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Any vets or anyone who has had a cat with stomatitis?

Last year my cat had what seemed like a cold. One night she started sneezing and had watery eyes. I planned on taking her to the vet the next morning, but for some reason I started googling the symptoms and some sites said it could be a tooth problem. I checked her teeth and they looked pretty bad.

She received antibiotics at the vet, took them for a couple of weeks and was fine. I went ahead and had her teeth cleaned a month later (1st available appt.). They pulled one tooth, cleaned the rest. I started giving her soft food.

Her teeth look bad again, but no symptoms (no cold symptoms, no acting irritated/depressed/etc.). She eats like crazy (soft food and hard snacks) with no problems. Her gums are not red/inflamed from what I see.

I know her teeth need cleaned again (and she has an appt. for the 29th). I am just wondering if this does seem like feline stomatitis, or maybe just gingivitis? I also read that w/ stomatitis, when treated w/o removal of all back teeth, when eventually the back teeth have to be removed that is less likely to be effective, had the teeth been removed earlier (before they absolutely had to be).

Are there better treatments than just cleaning her teeth every year? We live in a small town, and I'm not sure how up to date our vets really are here.

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sandra1023

Asked by sandra1023 at 4:02 AM on Dec. 7, 2010 in Pets

Level 9 (326 Credits)
Answers (4)
  • If you don't know anything about this, could you bump it please? Thanks!
    sandra1023

    Comment by sandra1023 (original poster) at 4:50 PM on Dec. 7, 2010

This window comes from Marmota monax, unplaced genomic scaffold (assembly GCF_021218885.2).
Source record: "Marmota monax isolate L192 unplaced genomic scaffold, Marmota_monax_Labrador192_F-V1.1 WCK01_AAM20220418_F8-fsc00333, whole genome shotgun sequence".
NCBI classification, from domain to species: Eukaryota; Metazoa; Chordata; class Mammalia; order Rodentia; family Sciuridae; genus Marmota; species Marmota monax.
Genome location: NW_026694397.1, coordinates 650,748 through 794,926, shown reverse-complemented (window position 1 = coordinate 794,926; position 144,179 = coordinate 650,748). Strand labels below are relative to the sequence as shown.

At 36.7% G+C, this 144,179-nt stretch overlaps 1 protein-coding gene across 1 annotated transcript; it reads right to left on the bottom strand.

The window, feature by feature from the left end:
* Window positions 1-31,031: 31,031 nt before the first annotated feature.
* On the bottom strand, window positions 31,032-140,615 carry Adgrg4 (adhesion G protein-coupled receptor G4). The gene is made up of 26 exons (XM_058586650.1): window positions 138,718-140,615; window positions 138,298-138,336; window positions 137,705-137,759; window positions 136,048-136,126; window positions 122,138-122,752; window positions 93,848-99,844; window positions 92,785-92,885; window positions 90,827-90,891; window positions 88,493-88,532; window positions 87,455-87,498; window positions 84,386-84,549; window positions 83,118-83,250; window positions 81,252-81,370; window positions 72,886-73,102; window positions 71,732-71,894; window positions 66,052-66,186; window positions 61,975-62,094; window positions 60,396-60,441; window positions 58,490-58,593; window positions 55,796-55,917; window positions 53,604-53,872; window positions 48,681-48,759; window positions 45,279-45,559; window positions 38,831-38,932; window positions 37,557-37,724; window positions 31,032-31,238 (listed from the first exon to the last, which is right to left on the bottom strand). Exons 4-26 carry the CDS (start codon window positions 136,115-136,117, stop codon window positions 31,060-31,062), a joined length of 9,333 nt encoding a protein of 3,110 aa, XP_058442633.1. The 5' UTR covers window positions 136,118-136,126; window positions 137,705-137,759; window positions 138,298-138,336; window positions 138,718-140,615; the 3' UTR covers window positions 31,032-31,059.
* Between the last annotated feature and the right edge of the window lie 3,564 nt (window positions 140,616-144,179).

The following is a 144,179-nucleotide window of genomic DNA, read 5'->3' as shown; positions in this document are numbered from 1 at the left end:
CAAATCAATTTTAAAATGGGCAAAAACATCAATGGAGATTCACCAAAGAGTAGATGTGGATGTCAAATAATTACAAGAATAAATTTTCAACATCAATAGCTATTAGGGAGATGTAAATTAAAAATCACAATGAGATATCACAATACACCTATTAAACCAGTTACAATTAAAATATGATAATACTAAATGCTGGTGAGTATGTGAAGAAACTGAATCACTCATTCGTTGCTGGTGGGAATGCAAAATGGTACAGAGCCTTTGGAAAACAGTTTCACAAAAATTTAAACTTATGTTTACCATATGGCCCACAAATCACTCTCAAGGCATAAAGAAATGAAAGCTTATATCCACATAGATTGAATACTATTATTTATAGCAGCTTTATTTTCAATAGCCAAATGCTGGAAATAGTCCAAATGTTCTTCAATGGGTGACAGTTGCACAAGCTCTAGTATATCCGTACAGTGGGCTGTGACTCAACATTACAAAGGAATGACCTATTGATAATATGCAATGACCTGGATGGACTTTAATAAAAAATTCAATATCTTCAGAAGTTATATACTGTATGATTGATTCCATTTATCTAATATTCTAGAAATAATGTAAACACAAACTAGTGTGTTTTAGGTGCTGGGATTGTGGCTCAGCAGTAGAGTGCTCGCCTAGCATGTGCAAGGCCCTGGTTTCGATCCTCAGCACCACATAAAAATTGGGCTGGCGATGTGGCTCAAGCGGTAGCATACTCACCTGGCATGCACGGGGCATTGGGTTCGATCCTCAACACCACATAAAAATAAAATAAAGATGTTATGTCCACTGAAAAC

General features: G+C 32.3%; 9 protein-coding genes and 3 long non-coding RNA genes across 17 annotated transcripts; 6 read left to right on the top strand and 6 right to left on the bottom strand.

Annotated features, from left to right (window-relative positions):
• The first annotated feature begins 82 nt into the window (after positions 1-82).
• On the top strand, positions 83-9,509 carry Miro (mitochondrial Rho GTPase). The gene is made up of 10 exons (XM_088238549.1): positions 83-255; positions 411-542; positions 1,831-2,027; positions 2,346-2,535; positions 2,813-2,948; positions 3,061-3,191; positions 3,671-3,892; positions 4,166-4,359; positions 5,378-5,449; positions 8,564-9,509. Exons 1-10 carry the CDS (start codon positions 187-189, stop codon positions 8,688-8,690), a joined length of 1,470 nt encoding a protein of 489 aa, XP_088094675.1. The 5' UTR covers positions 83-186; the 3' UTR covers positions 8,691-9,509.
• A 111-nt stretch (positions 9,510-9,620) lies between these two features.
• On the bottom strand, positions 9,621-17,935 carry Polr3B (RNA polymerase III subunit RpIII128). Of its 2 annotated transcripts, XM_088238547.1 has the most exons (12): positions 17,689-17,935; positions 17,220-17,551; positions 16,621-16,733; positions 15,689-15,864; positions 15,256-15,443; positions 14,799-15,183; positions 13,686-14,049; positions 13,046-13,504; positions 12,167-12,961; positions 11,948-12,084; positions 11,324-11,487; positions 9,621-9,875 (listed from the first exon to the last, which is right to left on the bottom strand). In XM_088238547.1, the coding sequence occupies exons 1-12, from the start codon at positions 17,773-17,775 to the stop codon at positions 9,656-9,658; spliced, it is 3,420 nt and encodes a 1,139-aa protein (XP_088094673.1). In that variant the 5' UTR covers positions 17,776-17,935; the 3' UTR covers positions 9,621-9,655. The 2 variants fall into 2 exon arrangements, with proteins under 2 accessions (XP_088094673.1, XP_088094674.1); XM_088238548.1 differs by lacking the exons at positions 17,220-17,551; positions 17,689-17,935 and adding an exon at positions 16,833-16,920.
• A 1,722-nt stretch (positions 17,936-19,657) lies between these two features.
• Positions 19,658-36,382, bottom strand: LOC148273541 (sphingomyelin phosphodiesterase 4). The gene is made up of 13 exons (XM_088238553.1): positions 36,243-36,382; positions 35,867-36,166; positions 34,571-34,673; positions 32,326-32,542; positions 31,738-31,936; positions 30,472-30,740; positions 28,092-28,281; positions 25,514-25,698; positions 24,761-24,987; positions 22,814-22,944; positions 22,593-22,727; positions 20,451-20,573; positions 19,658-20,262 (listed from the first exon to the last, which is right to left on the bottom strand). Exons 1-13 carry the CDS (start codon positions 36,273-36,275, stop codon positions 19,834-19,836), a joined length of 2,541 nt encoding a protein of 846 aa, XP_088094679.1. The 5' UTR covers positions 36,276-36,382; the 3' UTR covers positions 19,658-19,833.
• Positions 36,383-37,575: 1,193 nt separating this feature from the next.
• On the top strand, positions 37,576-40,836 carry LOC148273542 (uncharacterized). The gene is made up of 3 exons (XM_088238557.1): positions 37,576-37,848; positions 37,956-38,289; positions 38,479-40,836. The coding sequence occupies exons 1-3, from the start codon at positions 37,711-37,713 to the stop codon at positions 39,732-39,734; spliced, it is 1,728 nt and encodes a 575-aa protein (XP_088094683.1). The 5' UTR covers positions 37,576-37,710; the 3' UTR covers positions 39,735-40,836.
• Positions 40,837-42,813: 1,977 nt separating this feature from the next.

• BUMP!
    Sillylins

    Answer by Sillylins at 5:52 PM on Dec. 7, 2010

  • Some cats just have bad teeth- either because of their breed or genetics. The best this for a cats teeth is a strictly hard food diet. The harder the better. It cleans them as they chew and prevents plaque, tartar and infections.
    meandrphoto

    Answer by meandrphoto at 5:54 PM on Dec. 7, 2010

  • meandrphoto,
    I know that hard food is better for their teeth, but unfortunately I followed the vet's advice last year and started giving her soft food because he said she had stomatitis and would need soft food from now on. I am not so sure she does now, though. I do give her hard treats that are specifically for cleaning their teeth, and she eats them just fine. She won't however eat regular hard food now. She cries and whines until she gets soft food, and I am always so worried the hard food is hurting her so I give in. She is a domestic short/medium hair calico. Thanks for your answer!
    sandra1023

    Comment by sandra1023 (original poster) at 6:40 PM on Dec. 7, 2010

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